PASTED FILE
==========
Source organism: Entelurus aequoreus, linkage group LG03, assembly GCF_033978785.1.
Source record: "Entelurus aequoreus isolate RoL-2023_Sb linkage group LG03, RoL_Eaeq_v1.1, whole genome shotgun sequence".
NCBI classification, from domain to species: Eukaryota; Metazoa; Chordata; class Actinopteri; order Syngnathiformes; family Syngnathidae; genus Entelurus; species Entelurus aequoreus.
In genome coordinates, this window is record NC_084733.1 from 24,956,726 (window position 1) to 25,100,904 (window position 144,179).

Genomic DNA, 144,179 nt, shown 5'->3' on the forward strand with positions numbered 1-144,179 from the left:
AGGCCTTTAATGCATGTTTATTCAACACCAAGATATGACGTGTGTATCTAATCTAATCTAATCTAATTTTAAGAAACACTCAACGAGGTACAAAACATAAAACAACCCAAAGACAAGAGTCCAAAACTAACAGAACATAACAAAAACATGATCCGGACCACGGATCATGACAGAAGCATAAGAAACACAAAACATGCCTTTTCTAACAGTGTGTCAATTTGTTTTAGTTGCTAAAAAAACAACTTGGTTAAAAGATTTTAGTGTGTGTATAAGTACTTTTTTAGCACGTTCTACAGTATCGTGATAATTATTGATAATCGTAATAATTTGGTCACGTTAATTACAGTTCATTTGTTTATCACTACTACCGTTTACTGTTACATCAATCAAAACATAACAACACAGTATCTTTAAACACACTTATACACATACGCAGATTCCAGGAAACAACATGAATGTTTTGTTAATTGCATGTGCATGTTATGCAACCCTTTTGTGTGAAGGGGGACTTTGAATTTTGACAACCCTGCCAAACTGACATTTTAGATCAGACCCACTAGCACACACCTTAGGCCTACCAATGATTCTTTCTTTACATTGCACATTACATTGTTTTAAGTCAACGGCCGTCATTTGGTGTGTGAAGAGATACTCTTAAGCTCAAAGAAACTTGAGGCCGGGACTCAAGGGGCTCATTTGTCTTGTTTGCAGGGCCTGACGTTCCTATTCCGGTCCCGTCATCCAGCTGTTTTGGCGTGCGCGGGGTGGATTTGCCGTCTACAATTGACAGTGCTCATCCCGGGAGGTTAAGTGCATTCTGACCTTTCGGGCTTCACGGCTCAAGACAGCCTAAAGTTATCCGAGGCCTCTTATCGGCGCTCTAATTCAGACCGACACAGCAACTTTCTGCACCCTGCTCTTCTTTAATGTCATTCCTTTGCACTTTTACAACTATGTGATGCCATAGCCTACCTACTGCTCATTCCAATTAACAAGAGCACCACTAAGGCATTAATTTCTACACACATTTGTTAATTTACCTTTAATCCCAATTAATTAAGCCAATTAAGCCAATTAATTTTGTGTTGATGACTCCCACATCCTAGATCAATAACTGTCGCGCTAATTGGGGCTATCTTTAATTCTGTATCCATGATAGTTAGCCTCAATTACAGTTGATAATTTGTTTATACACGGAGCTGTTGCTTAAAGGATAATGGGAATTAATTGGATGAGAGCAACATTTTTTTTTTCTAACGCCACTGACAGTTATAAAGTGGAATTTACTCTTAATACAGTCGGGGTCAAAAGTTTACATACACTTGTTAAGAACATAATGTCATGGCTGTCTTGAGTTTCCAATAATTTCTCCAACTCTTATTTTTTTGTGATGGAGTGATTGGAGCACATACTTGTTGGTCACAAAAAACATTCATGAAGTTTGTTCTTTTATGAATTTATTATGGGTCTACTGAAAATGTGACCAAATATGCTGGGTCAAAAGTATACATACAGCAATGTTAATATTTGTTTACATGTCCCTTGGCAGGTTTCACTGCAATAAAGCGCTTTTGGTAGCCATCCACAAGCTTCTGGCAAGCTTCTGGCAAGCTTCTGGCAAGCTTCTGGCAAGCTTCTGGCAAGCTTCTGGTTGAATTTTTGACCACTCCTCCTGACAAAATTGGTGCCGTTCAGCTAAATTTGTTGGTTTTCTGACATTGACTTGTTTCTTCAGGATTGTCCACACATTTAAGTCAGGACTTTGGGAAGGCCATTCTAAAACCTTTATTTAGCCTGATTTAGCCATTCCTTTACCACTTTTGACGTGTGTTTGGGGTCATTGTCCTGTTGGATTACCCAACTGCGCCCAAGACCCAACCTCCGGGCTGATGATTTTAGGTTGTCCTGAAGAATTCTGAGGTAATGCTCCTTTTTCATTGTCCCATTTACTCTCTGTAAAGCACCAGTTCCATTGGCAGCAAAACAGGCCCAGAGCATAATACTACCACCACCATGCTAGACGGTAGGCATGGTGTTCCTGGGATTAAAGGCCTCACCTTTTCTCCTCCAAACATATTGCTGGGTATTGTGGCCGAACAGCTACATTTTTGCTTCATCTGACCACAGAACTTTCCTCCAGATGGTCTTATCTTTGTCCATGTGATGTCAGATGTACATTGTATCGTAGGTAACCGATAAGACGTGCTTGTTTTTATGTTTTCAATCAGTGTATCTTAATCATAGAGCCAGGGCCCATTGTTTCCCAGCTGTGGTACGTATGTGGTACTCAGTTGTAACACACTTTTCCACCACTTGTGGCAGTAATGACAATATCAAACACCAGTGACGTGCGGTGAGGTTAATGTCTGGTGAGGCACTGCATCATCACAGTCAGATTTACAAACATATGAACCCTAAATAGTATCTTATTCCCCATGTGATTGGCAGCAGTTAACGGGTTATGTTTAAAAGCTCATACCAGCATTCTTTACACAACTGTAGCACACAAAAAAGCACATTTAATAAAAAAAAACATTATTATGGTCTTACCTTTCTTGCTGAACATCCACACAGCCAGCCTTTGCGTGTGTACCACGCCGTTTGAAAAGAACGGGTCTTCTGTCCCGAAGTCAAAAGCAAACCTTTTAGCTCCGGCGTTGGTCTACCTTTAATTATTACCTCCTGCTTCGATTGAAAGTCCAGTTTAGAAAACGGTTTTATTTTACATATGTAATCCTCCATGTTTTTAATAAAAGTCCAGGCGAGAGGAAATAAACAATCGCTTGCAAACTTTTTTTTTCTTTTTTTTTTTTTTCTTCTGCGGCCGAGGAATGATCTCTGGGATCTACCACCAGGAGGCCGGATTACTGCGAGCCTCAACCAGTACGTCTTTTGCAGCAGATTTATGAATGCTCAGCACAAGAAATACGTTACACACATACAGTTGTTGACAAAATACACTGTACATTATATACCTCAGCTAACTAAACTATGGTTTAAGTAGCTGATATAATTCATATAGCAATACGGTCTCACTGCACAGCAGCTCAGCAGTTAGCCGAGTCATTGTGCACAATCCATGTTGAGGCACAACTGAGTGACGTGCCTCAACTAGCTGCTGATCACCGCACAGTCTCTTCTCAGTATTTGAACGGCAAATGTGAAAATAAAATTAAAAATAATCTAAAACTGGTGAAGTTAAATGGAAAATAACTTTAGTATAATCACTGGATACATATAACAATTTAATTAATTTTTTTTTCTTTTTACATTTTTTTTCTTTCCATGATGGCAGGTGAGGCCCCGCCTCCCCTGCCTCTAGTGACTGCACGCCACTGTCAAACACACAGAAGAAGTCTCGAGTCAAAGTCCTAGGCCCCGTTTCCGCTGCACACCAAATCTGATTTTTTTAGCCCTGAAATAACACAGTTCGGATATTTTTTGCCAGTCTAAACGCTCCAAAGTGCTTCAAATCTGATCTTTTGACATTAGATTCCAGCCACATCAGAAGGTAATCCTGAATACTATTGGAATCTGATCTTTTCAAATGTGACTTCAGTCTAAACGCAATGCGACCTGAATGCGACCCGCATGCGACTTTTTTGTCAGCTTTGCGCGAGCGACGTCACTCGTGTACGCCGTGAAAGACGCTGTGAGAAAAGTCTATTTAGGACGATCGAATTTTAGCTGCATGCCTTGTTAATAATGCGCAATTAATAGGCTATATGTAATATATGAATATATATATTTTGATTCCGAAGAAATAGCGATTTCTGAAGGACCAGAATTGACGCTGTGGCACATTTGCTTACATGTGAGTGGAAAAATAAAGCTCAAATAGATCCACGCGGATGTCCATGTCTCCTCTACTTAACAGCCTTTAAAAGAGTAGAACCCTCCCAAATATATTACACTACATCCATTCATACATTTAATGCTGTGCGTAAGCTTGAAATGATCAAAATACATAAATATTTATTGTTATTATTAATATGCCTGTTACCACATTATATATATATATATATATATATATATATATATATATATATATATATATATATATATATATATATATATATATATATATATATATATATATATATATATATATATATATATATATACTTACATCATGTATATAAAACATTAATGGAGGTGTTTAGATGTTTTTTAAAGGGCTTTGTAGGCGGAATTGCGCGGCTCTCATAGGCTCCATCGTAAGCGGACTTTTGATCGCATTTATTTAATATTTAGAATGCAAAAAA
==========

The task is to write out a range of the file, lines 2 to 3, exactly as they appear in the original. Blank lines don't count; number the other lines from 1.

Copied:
Source record: "Entelurus aequoreus isolate RoL-2023_Sb linkage group LG03, RoL_Eaeq_v1.1, whole genome shotgun sequence".
NCBI classification, from domain to species: Eukaryota; Metazoa; Chordata; class Actinopteri; order Syngnathiformes; family Syngnathidae; genus Entelurus; species Entelurus aequoreus.